Buying a puppy is a long-term commitment. It’s important to research breeds and breeders thoroughly and consider what would happen if your circumstances change at any time during the dog’s lifetime.
Some things to look out for in a reputable breeder:
– All health tests relevant to the breed have been done in both the Sire and Dam, and they are only used for breeding if the results are acceptable. “Vet checked” does NOT mean health tested.
– Kennel Club registration is not a guarantee of quality nor that the breeder is reputable. However, reputable breeders of pedigree dogs will always register the litter. “Pedigree dog with papers” is NOT the same as KC registered.
– They will be bred and reared in the home environment, if the puppies are going to be homed as domestic pets.
– They will have started habituation and socialisation to household life, people, other animals and some basic training, including toilet training.
– They will take back a puppy that cannot be kept by the original purchaser at any time in its life.
– They will allow you to see the Dam with her puppies so you can assess the temperament of the mother. You should be allowed to see the whole litter and be able to handle them, rather than just seeing the puppy being offered to you. They should want you to meet the puppies (and to meet you) prior to the take-home date.
– They will expect you to ask plenty of questions and will want to know about the home you can provide one of their puppies.
– They wont sell pure working lines to pet-only homes. If the puppies have docked tails, they are registered as working.
– They are unlikely to sell two littermates to one person, apart from in exceptional circumstances.
– Good breeders have a waiting list on their litters before the puppies are even born. Therefore be prepared to ask around and take your time in being successful in finding a well-bred puppy.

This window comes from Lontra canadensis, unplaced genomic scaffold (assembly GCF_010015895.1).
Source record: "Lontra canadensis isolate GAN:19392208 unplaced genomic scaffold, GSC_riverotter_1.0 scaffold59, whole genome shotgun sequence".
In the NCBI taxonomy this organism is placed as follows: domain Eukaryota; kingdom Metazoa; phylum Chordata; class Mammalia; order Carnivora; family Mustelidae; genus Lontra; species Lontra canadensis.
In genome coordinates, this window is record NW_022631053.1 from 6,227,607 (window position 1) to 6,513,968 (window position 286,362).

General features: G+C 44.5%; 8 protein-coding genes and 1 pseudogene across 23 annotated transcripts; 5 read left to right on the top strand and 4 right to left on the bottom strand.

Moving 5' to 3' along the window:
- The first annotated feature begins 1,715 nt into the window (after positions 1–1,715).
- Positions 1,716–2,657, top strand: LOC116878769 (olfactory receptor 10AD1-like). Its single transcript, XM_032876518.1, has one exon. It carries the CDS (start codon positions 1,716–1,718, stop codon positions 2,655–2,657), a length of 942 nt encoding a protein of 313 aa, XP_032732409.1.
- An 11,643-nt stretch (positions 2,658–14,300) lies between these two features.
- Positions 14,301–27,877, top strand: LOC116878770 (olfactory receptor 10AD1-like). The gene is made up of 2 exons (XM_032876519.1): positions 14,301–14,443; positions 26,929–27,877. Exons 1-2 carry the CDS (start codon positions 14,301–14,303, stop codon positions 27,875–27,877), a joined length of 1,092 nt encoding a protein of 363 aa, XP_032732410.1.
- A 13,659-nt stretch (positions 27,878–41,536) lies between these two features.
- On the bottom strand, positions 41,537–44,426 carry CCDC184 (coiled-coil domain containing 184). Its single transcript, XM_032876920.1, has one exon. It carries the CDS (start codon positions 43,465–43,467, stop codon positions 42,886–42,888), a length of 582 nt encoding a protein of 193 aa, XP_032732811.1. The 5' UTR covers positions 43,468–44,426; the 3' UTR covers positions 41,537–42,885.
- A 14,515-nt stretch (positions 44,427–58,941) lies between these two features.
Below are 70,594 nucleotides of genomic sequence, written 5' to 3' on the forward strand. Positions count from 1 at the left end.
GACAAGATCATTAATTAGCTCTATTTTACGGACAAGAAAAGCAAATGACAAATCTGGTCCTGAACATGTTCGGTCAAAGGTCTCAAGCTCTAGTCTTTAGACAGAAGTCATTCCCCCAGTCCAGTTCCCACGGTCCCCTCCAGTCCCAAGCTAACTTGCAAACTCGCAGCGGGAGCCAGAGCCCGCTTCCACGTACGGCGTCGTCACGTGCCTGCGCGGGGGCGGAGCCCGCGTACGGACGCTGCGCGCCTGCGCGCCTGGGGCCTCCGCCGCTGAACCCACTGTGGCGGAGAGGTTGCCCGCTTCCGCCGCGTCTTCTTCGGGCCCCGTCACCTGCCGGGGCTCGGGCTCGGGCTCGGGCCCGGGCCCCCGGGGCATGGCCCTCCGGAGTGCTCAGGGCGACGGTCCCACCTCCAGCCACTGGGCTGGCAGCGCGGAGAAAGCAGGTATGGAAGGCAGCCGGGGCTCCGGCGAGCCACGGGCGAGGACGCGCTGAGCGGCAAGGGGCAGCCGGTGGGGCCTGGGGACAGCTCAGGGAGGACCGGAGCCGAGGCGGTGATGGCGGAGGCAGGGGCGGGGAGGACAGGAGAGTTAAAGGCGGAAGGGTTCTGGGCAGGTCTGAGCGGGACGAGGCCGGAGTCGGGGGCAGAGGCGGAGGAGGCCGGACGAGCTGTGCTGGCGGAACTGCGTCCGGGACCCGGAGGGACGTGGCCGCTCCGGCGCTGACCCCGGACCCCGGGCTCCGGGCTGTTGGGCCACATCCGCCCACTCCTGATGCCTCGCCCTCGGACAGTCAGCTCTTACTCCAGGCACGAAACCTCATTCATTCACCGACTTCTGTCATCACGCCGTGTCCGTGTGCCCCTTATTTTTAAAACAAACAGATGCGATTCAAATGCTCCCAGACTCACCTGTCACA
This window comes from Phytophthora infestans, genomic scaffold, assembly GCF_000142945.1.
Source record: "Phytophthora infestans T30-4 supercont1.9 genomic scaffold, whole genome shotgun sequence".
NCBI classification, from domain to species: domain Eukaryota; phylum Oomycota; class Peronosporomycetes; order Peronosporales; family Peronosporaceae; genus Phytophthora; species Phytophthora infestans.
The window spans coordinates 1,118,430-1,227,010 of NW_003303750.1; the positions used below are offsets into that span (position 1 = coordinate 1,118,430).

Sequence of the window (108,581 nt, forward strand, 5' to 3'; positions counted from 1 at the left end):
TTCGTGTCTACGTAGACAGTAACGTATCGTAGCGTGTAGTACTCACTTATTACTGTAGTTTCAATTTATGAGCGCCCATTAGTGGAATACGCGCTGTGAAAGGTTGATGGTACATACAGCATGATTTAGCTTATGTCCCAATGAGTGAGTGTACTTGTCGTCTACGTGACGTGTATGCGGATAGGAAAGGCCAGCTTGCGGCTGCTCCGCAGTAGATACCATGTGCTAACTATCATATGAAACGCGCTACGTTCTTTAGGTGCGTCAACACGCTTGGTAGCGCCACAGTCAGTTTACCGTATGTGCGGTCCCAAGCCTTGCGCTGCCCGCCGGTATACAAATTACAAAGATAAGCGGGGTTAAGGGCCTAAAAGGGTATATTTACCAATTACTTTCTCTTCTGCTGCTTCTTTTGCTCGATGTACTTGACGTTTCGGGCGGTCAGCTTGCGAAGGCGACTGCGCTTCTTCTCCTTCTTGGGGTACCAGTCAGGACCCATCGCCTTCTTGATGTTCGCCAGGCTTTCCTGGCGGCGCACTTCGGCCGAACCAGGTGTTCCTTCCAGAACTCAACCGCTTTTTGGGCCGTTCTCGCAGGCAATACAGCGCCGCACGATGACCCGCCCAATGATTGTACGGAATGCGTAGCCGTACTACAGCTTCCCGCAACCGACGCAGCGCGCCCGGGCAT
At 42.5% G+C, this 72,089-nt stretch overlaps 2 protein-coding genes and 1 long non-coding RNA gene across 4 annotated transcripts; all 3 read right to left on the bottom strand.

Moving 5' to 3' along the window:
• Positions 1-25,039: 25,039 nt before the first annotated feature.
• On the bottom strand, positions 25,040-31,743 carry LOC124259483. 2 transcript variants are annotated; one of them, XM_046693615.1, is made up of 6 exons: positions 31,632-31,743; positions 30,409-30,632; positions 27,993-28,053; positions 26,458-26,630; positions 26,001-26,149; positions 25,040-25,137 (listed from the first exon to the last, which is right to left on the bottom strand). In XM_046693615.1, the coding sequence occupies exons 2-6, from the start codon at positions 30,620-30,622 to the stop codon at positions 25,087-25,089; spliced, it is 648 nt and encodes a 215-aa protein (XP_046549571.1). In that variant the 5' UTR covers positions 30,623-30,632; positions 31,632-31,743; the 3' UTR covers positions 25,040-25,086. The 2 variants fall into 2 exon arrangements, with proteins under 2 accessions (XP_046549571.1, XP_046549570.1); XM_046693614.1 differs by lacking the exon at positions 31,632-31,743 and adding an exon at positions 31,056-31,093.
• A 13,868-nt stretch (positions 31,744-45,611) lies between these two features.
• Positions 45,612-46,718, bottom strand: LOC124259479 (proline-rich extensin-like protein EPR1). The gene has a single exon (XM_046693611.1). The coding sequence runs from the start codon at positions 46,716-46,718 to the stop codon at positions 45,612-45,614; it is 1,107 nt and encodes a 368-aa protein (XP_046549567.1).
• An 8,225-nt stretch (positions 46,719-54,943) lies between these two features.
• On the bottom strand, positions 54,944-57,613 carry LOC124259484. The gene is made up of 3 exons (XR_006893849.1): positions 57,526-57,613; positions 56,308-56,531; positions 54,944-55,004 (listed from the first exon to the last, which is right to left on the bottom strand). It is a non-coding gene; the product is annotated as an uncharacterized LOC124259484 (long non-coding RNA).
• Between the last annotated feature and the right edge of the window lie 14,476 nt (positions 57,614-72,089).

Once you have found your reputable breeder, pay your puppy a visit as many times as you can before you bring it home. The puppy can then get to know your scent profile, making the transition to its new home much easier. If you have other pets at home you can also use this time to prepare a scent cloth to introduce the scent of the puppy to your dogs/cats at home. To do this, stroke the puppy with the cloth or let the pups play with it for a bit. Once you are home, produce the cloth for your existing dogs/cats to smell, followed by food. You can place the cloth in upturned flower pots or scent boxes and do the same thing, so that it is clearly the scent that leads to the good stuff, not the cloth itself. This should create a positive emotional response to the scent of your new puppy, even before they arrive home!
Puppies at 6 weeks old should still be with their mum and siblings. This is a critical period in their development where they’re learning loads of social skills. Play fighting is a favourite past-time and it is a valuable way of understanding boundaries and reading body language. They are also at a developmental stage where they’re hugely curious about the world around them, so it’s important that the breeder’s environment is enriched with novel objects and toys and the ability to explore different surface textures and scents. Teeth are still erupting so lots of items to chew on to relieve pain and discomfort are also essential. A barren rearing environment is hugely detrimental- brain size and weight will be lower than those puppies reared in an enriched environment, along with fewer neural connections.